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tance, to be dragged along by the current of events, or to be precipitated by the torrent of the popular voice, is a certain mark of an indecisive, a feeble, and dependent mind, the servant of circumstances, the sport of caprice and the slave of power.

A man of such a capacity is not, however, mereJy on that account, to be despised.-While he is content to move in the humble sphere for which God has made him, he is even entitled to our regard: he is despicable only when his imbecility is accompanied with presumption.

Proceedings during the Session of Congress, which

opened on the 22d of November, 1797. Under this head I shall first insert the PresiDENT'S SPEECH, next the report on the embassy to France, which I shall follow by a summary of the proceedings during the session, which was drawn up for PORCUPINE'S GAZETTE, and was published in the form of a letter from Mr. Harper to his constituents.

SPEECH « Gentlemen of the Senate, and Gentlemen of

the House of Representatives, “ I was for some time apprehensive that it would be necessary, on account of the contagious sickness which afflicted the city of Philadelphia, to convene the national legislature at some other place; this measure it was desirable to avoid, because it would occasion much public inconvenience, and a considerable public expense, and add to the calamities of the inhabitants of this city whose sufferings must have excited the sympathy of all their


fellow citizens; therefore, after taking measures, to ascertain the state and decline of the sickness, I postponed my determination, having hopes, now happily realized, that without hazard to the lives or health of the members, Congress might assemble at this place, where it was next by law to meet; I submit, however, to your consideration, whether a power to postpone the meeting of Congress without passing the time fixed by the constitution upon such occasions, would not be a useful amendment to the law of one thousand seven hundred and ninety-four.

“ Although I cannot yet congratulate you on the re-establishment of peace in Europe, and the restoration of security to the persons and properties : of our citizens, from injustice and violence at sea; we have nevertheless, abundant causes of gratitude to the source of benevolence and influence, for interior tranquillity and personal security, for propitious seasons, prosperous agriculture, productive fisheries, and general improvements; and, above all, for a rational spirit of civil and religious liberty, and a calm, but steady determination to support our sovereignty, as well as our moral and religious principles, against all open and secret attacks.

6. Our envoy's extraordinary to the French republic embarked, one in July, the other early in August, to join their colleague, in Holland. I have received intelligence of the arrival of both of them in Holland, from whence they all proceeded on their journey to Paris within a few days of the nineteenth of September. Whatever may be the result of this mission, I trust that nothing will have been omitted on my part, to conduct the negotiation to a successful conclusion, on such equitable terms as may be compatible with the safety, honour, and interest of the United States. No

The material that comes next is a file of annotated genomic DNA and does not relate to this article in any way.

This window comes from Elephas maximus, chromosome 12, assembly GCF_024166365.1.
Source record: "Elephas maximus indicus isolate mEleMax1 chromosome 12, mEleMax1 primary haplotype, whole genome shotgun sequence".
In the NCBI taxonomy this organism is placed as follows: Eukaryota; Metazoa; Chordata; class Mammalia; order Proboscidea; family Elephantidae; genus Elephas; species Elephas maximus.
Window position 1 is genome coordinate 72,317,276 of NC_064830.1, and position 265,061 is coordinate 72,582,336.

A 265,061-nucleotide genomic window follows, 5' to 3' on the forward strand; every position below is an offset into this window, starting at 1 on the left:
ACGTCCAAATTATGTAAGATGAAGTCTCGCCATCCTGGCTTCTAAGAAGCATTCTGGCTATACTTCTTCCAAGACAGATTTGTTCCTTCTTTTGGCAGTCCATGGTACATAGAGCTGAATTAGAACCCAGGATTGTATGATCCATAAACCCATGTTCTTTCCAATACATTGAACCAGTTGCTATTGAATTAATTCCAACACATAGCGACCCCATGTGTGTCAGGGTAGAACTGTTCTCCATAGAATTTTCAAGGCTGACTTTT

thing in the meantime will contribute so much to the preservation of peace, and the attainment of justice, as a manifestation of that energy and unanimity, of which, on many former occasions, the people of the United States have given such me morable proof, and the exertion of those resources, for.national defence, which a beneficent providence has kindly placed within their power.

“ It may be confidently asserted, that nothing has occurred since the adjournment of Congress, which renders inexpedient those precautionary mea, sures, recommended by me to the consideration of the two houses at the opening of your late extraordinary session. If that, system was then prudent, it is more so now, as increasing depredations strengthen the reasons for its adoption. : Indeed, whatever may be the issue of the new gotiation with France, and whether the war in Europe is, or is not to continue, I hold it most certain, that permanent tranquillity and order will not soon be obtained. The state of society has so long been disturbed; the sense of moral and religious obligation, so much weakened ; public faith and national honour have been so impaired; respect to treaties has been so diminished, and the law of nations has lost so much of its force; while pride, ambition, avarice, and violence, have been so long unrestrained, there remains no unreasonable ground, on which to raise an expectation that a commerce without protection or defence, will not be plundered.